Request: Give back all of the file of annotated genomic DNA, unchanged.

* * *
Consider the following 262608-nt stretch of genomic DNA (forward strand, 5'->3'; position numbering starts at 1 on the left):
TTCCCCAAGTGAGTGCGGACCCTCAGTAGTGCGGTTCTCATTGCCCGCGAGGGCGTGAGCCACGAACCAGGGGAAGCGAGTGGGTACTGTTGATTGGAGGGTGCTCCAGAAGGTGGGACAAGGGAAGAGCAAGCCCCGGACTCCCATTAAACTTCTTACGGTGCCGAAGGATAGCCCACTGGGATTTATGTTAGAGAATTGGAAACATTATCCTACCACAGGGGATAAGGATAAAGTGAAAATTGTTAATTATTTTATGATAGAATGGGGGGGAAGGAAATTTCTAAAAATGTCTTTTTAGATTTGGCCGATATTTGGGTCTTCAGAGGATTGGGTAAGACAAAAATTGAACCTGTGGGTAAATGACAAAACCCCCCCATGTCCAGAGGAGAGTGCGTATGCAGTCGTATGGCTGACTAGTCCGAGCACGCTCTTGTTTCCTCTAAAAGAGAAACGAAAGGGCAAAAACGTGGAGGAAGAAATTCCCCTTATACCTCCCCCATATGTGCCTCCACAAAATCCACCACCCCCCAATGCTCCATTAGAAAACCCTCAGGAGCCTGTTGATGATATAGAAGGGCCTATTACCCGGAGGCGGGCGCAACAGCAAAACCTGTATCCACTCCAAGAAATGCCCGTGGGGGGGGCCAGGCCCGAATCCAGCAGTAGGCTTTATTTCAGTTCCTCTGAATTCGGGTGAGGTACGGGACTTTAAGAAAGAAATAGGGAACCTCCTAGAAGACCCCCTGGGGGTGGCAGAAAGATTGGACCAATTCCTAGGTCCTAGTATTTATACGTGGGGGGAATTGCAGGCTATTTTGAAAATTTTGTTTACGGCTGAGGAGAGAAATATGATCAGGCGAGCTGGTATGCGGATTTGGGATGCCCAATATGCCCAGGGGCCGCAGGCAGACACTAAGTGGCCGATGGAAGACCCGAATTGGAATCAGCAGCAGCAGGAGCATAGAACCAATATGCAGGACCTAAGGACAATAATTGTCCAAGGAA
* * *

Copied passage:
Consider the following 262608-nt stretch of genomic DNA (forward strand, 5'->3'; position numbering starts at 1 on the left):
TTCCCCAAGTGAGTGCGGACCCTCAGTAGTGCGGTTCTCATTGCCCGCGAGGGCGTGAGCCACGAACCAGGGGAAGCGAGTGGGTACTGTTGATTGGAGGGTGCTCCAGAAGGTGGGACAAGGGAAGAGCAAGCCCCGGACTCCCATTAAACTTCTTACGGTGCCGAAGGATAGCCCACTGGGATTTATGTTAGAGAATTGGAAACATTATCCTACCACAGGGGATAAGGATAAAGTGAAAATTGTTAATTATTTTATGATAGAATGGGGGGGAAGGAAATTTCTAAAAATGTCTTTTTAGATTTGGCCGATATTTGGGTCTTCAGAGGATTGGGTAAGACAAAAATTGAACCTGTGGGTAAATGACAAAACCCCCCCATGTCCAGAGGAGAGTGCGTATGCAGTCGTATGGCTGACTAGTCCGAGCACGCTCTTGTTTCCTCTAAAAGAGAAACGAAAGGGCAAAAACGTGGAGGAAGAAATTCCCCTTATACCTCCCCCATATGTGCCTCCACAAAATCCACCACCCCCCAATGCTCCATTAGAAAACCCTCAGGAGCCTGTTGATGATATAGAAGGGCCTATTACCCGGAGGCGGGCGCAACAGCAAAACCTGTATCCACTCCAAGAAATGCCCGTGGGGGGGGCCAGGCCCGAATCCAGCAGTAGGCTTTATTTCAGTTCCTCTGAATTCGGGTGAGGTACGGGACTTTAAGAAAGAAATAGGGAACCTCCTAGAAGACCCCCTGGGGGTGGCAGAAAGATTGGACCAATTCCTAGGTCCTAGTATTTATACGTGGGGGGAATTGCAGGCTATTTTGAAAATTTTGTTTACGGCTGAGGAGAGAAATATGATCAGGCGAGCTGGTATGCGGATTTGGGATGCCCAATATGCCCAGGGGCCGCAGGCAGACACTAAGTGGCCGATGGAAGACCCGAATTGGAATCAGCAGCAGCAGGAGCATAGAACCAATATGCAGGACCTAAGGACAATAATTGTCCAAGGAA